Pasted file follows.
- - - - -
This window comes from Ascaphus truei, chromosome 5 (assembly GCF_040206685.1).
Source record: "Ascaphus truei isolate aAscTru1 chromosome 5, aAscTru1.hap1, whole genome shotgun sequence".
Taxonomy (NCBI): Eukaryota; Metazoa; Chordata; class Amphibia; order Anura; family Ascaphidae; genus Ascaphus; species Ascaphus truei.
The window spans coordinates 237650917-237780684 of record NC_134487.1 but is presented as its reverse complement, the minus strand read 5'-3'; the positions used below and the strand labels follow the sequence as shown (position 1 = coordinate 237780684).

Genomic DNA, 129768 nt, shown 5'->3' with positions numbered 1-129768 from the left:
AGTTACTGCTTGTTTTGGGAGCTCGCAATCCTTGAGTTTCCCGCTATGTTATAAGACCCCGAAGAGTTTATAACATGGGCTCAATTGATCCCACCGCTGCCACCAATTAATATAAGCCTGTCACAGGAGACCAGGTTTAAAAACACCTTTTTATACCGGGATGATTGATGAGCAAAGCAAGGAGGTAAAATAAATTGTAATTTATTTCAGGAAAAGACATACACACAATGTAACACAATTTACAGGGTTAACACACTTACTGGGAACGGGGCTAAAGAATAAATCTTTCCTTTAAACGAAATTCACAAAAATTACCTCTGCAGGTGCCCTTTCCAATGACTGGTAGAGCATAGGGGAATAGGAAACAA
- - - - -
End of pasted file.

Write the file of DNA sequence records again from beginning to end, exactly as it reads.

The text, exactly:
This window comes from Ascaphus truei, chromosome 5 (assembly GCF_040206685.1).
Source record: "Ascaphus truei isolate aAscTru1 chromosome 5, aAscTru1.hap1, whole genome shotgun sequence".
Taxonomy (NCBI): Eukaryota; Metazoa; Chordata; class Amphibia; order Anura; family Ascaphidae; genus Ascaphus; species Ascaphus truei.
The window spans coordinates 237650917-237780684 of record NC_134487.1 but is presented as its reverse complement, the minus strand read 5'-3'; the positions used below and the strand labels follow the sequence as shown (position 1 = coordinate 237780684).

Genomic DNA, 129768 nt, shown 5'->3' with positions numbered 1-129768 from the left:
AGTTACTGCTTGTTTTGGGAGCTCGCAATCCTTGAGTTTCCCGCTATGTTATAAGACCCCGAAGAGTTTATAACATGGGCTCAATTGATCCCACCGCTGCCACCAATTAATATAAGCCTGTCACAGGAGACCAGGTTTAAAAACACCTTTTTATACCGGGATGATTGATGAGCAAAGCAAGGAGGTAAAATAAATTGTAATTTATTTCAGGAAAAGACATACACACAATGTAACACAATTTACAGGGTTAACACACTTACTGGGAACGGGGCTAAAGAATAAATCTTTCCTTTAAACGAAATTCACAAAAATTACCTCTGCAGGTGCCCTTTCCAATGACTGGTAGAGCATAGGGGAATAGGAAACAA